Confederate generalin full Pierre Gustave Toutant Beauregard
born May 28, 1818, near New Orleans, La., U.S. died Feb. 20, 1893, New Orleans La., U.S. died Feb. 20, 1893, New Orleans
Beauregard graduated from the U.S. Military Academy at West Point, N.Y. (1838) and served in the Mexican War (1846–48). After the secession of Louisiana from the Union (January 1861), Beauregard resigned from the U.S. Army and was commissioned a brigadier general in the Confederate Army; he eventually became one of the eight full generals of the Confederacy and participated in almost every important theatre of the war. He commanded the forces that bombarded Fort Sumter, S.C., was on the field at the First Battle of Bull Run (1861), and assumed command at Shiloh after the death of General Albert Sidney Johnston (1862). He later conducted the defense of Charleston and toward the end of the war defended the southern approaches to Richmond. Though he proved to be a capable combat commander and often displayed sound strategic sense, Beauregard revealed serious deficiencies as a general officer. His penchant for questioning orders bordered on insubordination. After the war he returned to Louisiana, where he became a railroad director, adjutant general of the state, and manager of the Louisiana lottery. His last years were marked by bitter quarrels with Joseph E. Johnston, Jefferson Davis, and William Preston Johnston over their published accounts of the war and Beauregard’s role in it. Beauregard was the author of Principles and Maxims of the Art of War (1863) and Report on the Defense of Charleston (1864).
• leadership in Civil War ( in American Civil War (United States history): The war in 1861;
...naval base at Norfolk, which was prematurely abandoned to the enemy on April 20. On May 6 Lee ordered a Confederate force—soon to be commanded by P.G.T. Beauregard—northward to hold the rail hub of Manassas Junction, Virginia, some 26 miles (42 km) southwest of Washington. With...
in battles of Bull Run (American Civil War);
...pressures caused the Federal government to order General Irvin McDowell to advance southwest of Washington to Bull Run in a move against Richmond, Virginia. The 22,000 Confederates under General P.G.T. Beauregard, after initial skirmishing, had retired behind Bull Run in defensive positions three days earlier. To counter a Union flanking movement, the Confederates swiftly moved in 10,000...
in United States: Fighting the Civil War )
...capital of Richmond, Virginia, were stopped at Bull Run (Manassas) and then driven back to Washington, D.C., by Confederates under General Thomas J. “Stonewall” Jackson and General P.G.T. Beauregard. The shock of defeat galvanized the Union, which called for 500,000 more recruits. General George B. McClellan was given the job of training the Union’s Army of the Potomac.
• role in Ft. Sumter engagement ( in American Civil War (United States history): Prelude to war ) ...Robert Anderson, in command of a Federal garrison of about 85 soldiers, surrendered Fort Sumter in the harbour of Charleston, South Carolina, to some 5,500 besieging Confederate troops under P.G.T. Beauregard.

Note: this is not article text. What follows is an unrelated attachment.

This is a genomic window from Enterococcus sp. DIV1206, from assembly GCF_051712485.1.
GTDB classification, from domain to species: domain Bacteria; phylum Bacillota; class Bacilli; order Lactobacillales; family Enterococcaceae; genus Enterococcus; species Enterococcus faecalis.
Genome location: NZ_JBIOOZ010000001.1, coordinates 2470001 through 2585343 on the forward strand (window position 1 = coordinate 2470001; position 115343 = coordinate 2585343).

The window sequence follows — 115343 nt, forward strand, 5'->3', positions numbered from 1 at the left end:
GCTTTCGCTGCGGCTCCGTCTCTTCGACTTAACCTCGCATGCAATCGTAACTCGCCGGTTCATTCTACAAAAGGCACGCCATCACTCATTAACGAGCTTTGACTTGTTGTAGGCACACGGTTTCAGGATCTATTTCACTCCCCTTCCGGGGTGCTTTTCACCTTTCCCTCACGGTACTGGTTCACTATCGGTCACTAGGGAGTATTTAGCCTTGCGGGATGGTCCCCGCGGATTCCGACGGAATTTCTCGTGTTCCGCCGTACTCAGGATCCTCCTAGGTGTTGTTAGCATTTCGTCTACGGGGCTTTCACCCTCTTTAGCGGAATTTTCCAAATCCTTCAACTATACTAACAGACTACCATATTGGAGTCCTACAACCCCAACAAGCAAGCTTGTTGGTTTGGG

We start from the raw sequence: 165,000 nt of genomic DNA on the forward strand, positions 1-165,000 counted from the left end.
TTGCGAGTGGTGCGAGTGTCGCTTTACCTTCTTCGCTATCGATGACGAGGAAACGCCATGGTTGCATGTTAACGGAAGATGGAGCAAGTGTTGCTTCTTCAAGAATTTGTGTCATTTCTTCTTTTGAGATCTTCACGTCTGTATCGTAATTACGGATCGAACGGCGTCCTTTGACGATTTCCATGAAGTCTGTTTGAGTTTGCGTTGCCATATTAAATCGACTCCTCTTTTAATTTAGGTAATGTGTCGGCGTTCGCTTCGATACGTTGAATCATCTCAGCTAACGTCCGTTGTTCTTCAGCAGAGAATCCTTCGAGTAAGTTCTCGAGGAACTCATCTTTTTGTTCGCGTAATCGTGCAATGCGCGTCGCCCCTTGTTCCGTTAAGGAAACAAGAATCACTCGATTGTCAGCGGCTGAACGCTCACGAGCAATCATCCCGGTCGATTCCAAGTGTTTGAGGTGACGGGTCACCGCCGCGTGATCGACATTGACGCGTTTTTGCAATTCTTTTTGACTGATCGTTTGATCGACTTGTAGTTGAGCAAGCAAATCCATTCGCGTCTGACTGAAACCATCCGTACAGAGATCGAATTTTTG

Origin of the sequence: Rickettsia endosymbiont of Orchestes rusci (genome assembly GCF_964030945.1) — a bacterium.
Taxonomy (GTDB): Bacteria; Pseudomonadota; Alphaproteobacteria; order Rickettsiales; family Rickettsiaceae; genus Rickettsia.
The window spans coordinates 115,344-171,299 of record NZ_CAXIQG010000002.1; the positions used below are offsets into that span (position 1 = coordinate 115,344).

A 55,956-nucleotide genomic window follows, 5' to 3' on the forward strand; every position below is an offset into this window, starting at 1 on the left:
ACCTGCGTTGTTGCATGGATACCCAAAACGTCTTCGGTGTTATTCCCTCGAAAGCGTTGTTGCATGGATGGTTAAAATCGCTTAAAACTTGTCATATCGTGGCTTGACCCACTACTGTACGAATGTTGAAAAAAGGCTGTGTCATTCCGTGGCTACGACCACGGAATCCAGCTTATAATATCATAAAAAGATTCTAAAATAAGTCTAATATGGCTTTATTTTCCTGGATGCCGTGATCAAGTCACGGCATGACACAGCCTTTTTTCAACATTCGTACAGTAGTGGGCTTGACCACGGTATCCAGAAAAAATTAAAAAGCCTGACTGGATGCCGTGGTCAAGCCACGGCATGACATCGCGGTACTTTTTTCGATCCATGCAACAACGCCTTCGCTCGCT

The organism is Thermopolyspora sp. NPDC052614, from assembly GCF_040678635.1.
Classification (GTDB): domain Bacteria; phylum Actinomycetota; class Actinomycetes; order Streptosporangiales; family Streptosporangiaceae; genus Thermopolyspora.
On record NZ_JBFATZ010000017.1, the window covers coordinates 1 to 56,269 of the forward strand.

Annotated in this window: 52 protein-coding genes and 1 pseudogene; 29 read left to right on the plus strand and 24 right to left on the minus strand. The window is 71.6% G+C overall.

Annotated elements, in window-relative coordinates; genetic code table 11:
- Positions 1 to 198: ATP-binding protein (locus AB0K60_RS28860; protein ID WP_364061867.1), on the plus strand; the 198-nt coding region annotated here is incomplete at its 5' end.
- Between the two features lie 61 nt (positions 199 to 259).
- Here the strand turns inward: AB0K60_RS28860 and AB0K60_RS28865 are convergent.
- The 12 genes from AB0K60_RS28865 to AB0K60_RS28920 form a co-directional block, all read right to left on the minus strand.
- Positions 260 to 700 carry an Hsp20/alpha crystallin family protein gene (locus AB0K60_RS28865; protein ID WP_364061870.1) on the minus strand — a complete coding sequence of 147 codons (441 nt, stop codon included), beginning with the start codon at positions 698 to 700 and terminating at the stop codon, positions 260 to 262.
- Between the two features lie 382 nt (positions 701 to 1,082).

(1818-93), Confederate general during the American Civil War. Pierre Beauregard was born near New Orleans, La., on May 28, 1818. He graduated from the United States Military Academy at West Point, N.Y., in 1838, and later served in the Mexican War. He was appointed superintendent of West Point in 1861 but served in that post for only one week. In February 1861 he became a brigadier general in the Confederate Army. It was Beauregard who ordered the firing on Fort Sumter that began the war. He served throughout the war and afterward was president of the New Orleans, Jackson, and Mississippi Railway. He held several state offices in Louisiana and wrote a number of books on military affairs. Beauregard died in New Orleans on Feb. 20, 1893. (See also Confederate States of America.)
Beauregard’s star was at its zenith in the South. He was the victor of Sumter, and joint-victor of Manassas. Jefferson Davis, a touchy man, was probably annoyed by this, and while he promoted Beauregard to full general (charitably back-dating it to the Battle of Manassas) he shortly sent Beauregard to the western theater.
Beauregard was Number 2 in the west as well, behind Albert Sidney Johnston, one of the fiercest commanders around. Again, Beauregard was given considerable latitude for a subordinate, and drafted the orders for what became the battle of Shiloh. (As befitted a man who worshipped Bonaparte, they were fairly loose and required both a guiding spirit and aggressive subordinates.) When Johnston was wounded on the first day, Beauregard took command, but wasn’t aggressive enough and let a probably victory slip away. He consolidated his positions rather than press on with disorganized troops, and overnight the Union brought up more men and counter-attacked.
He had to fall back, and his relations with Jeff Davis went downhill fast. Beauregard was sick, but didn’t wait for permission to take sick-leave, and that gave Davis his opening: by special Presidential Order Beauregard was fired. He no longer commanded the Army, nor the Department, of the Mississippi.
"P.G.T. Beauregard." Encyclopædia Britannica. 2009. Encyclopædia Britannica Online. 21 Apr. 2009 <http://www.britannica.com/EBchecked/topic/57711/P-G-T-Beauregard>.
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